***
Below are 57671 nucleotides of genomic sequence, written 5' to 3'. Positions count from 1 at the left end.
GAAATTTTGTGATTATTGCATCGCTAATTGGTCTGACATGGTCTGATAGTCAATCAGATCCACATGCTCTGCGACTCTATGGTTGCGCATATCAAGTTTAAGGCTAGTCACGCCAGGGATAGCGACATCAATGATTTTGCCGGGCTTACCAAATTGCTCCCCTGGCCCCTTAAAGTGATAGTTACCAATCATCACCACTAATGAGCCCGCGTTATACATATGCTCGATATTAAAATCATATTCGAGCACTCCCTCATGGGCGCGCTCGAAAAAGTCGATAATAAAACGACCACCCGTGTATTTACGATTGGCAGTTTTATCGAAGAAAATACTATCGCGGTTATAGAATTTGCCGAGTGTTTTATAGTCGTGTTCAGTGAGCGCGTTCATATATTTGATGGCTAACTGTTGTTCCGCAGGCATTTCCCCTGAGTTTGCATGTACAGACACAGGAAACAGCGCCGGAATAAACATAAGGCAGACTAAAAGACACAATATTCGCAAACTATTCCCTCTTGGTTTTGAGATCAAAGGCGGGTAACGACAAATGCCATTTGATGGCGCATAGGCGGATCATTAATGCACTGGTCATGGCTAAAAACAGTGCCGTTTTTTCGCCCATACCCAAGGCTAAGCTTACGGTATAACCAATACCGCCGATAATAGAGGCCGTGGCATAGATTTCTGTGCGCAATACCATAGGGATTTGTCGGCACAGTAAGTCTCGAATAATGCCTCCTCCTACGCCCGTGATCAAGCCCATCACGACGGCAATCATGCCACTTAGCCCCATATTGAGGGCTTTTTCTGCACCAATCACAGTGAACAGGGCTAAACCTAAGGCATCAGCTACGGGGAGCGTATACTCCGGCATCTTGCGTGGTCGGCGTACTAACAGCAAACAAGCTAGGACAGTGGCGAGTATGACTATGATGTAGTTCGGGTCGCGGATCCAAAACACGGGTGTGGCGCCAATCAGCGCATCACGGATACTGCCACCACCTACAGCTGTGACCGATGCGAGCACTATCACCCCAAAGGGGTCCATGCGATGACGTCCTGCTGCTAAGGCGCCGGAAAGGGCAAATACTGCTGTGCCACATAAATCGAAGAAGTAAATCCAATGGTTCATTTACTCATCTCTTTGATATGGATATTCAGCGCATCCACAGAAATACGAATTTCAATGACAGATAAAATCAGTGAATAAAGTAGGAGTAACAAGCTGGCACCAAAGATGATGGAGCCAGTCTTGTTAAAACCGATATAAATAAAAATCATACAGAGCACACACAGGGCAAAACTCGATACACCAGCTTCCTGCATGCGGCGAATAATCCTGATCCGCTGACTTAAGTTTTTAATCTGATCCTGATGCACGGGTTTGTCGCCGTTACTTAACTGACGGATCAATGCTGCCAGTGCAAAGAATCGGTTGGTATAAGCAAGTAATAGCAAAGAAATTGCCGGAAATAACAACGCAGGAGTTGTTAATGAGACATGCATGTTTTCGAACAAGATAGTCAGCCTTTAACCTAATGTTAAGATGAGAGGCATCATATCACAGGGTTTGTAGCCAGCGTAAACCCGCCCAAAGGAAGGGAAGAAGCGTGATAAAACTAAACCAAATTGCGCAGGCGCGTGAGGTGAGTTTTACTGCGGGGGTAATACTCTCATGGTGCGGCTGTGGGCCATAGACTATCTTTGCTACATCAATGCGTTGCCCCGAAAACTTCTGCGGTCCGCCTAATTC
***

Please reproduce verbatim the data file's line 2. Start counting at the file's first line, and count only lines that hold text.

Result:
GAAATTTTGTGATTATTGCATCGCTAATTGGTCTGACATGGTCTGATAGTCAATCAGATCCACATGCTCTGCGACTCTATGGTTGCGCATATCAAGTTTAAGGCTAGTCACGCCAGGGATAGCGACATCAATGATTTTGCCGGGCTTACCAAATTGCTCCCCTGGCCCCTTAAAGTGATAGTTACCAATCATCACCACTAATGAGCCCGCGTTATACATATGCTCGATATTAAAATCATATTCGAGCACTCCCTCATGGGCGCGCTCGAAAAAGTCGATAATAAAACGACCACCCGTGTATTTACGATTGGCAGTTTTATCGAAGAAAATACTATCGCGGTTATAGAATTTGCCGAGTGTTTTATAGTCGTGTTCAGTGAGCGCGTTCATATATTTGATGGCTAACTGTTGTTCCGCAGGCATTTCCCCTGAGTTTGCATGTACAGACACAGGAAACAGCGCCGGAATAAACATAAGGCAGACTAAAAGACACAATATTCGCAAACTATTCCCTCTTGGTTTTGAGATCAAAGGCGGGTAACGACAAATGCCATTTGATGGCGCATAGGCGGATCATTAATGCACTGGTCATGGCTAAAAACAGTGCCGTTTTTTCGCCCATACCCAAGGCTAAGCTTACGGTATAACCAATACCGCCGATAATAGAGGCCGTGGCATAGATTTCTGTGCGCAATACCATAGGGATTTGTCGGCACAGTAAGTCTCGAATAATGCCTCCTCCTACGCCCGTGATCAAGCCCATCACGACGGCAATCATGCCACTTAGCCCCATATTGAGGGCTTTTTCTGCACCAATCACAGTGAACAGGGCTAAACCTAAGGCATCAGCTACGGGGAGCGTATACTCCGGCATCTTGCGTGGTCGGCGTACTAACAGCAAACAAGCTAGGACAGTGGCGAGTATGACTATGATGTAGTTCGGGTCGCGGATCCAAAACACGGGTGTGGCGCCAATCAGCGCATCACGGATACTGCCACCACCTACAGCTGTGACCGATGCGAGCACTATCACCCCAAAGGGGTCCATGCGATGACGTCCTGCTGCTAAGGCGCCGGAAAGGGCAAATACTGCTGTGCCACATAAATCGAAGAAGTAAATCCAATGGTTCATTTACTCATCTCTTTGATATGGATATTCAGCGCATCCACAGAAATACGAATTTCAATGACAGATAAAATCAGTGAATAAAGTAGGAGTAACAAGCTGGCACCAAAGATGATGGAGCCAGTCTTGTTAAAACCGATATAAATAAAAATCATACAGAGCACACACAGGGCAAAACTCGATACACCAGCTTCCTGCATGCGGCGAATAATCCTGATCCGCTGACTTAAGTTTTTAATCTGATCCTGATGCACGGGTTTGTCGCCGTTACTTAACTGACGGATCAATGCTGCCAGTGCAAAGAATCGGTTGGTATAAGCAAGTAATAGCAAAGAAATTGCCGGAAATAACAACGCAGGAGTTGTTAATGAGACATGCATGTTTTCGAACAAGATAGTCAGCCTTTAACCTAATGTTAAGATGAGAGGCATCATATCACAGGGTTTGTAGCCAGCGTAAACCCGCCCAAAGGAAGGGAAGAAGCGTGATAAAACTAAACCAAATTGCGCAGGCGCGTGAGGTGAGTTTTACTGCGGGGGTAATACTCTCATGGTGCGGCTGTGGGCCATAGACTATCTTTGCTACATCAATGCGTTGCCCCGAAAACTTCTGCGGTCCGCCTAATTC